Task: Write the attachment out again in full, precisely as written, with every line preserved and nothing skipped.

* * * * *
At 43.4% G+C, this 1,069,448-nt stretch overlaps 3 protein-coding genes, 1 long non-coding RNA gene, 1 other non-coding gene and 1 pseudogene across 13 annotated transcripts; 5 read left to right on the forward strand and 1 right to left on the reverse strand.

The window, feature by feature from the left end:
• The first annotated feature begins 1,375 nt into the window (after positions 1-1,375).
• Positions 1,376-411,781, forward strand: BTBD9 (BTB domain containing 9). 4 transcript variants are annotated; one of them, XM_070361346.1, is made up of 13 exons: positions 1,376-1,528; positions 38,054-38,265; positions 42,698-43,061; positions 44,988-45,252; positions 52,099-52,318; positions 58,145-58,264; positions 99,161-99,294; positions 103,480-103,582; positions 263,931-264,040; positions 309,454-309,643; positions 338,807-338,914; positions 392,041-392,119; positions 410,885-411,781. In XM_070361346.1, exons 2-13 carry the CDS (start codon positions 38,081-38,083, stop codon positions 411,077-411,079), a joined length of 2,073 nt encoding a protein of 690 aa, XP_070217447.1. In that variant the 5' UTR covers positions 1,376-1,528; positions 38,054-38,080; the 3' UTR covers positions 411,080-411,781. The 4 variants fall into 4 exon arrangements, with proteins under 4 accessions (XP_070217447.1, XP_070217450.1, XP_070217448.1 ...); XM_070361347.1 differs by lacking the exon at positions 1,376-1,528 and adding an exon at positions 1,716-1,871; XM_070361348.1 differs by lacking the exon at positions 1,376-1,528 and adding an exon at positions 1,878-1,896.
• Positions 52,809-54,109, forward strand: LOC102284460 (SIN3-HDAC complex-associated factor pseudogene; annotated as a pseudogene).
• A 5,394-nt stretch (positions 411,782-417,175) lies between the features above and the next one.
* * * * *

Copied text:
At 43.4% G+C, this 1,069,448-nt stretch overlaps 3 protein-coding genes, 1 long non-coding RNA gene, 1 other non-coding gene and 1 pseudogene across 13 annotated transcripts; 5 read left to right on the forward strand and 1 right to left on the reverse strand.

The window, feature by feature from the left end:
• The first annotated feature begins 1,375 nt into the window (after positions 1-1,375).
• Positions 1,376-411,781, forward strand: BTBD9 (BTB domain containing 9). 4 transcript variants are annotated; one of them, XM_070361346.1, is made up of 13 exons: positions 1,376-1,528; positions 38,054-38,265; positions 42,698-43,061; positions 44,988-45,252; positions 52,099-52,318; positions 58,145-58,264; positions 99,161-99,294; positions 103,480-103,582; positions 263,931-264,040; positions 309,454-309,643; positions 338,807-338,914; positions 392,041-392,119; positions 410,885-411,781. In XM_070361346.1, exons 2-13 carry the CDS (start codon positions 38,081-38,083, stop codon positions 411,077-411,079), a joined length of 2,073 nt encoding a protein of 690 aa, XP_070217447.1. In that variant the 5' UTR covers positions 1,376-1,528; positions 38,054-38,080; the 3' UTR covers positions 411,080-411,781. The 4 variants fall into 4 exon arrangements, with proteins under 4 accessions (XP_070217447.1, XP_070217450.1, XP_070217448.1 ...); XM_070361347.1 differs by lacking the exon at positions 1,376-1,528 and adding an exon at positions 1,716-1,871; XM_070361348.1 differs by lacking the exon at positions 1,376-1,528 and adding an exon at positions 1,878-1,896.
• Positions 52,809-54,109, forward strand: LOC102284460 (SIN3-HDAC complex-associated factor pseudogene; annotated as a pseudogene).
• A 5,394-nt stretch (positions 411,782-417,175) lies between the features above and the next one.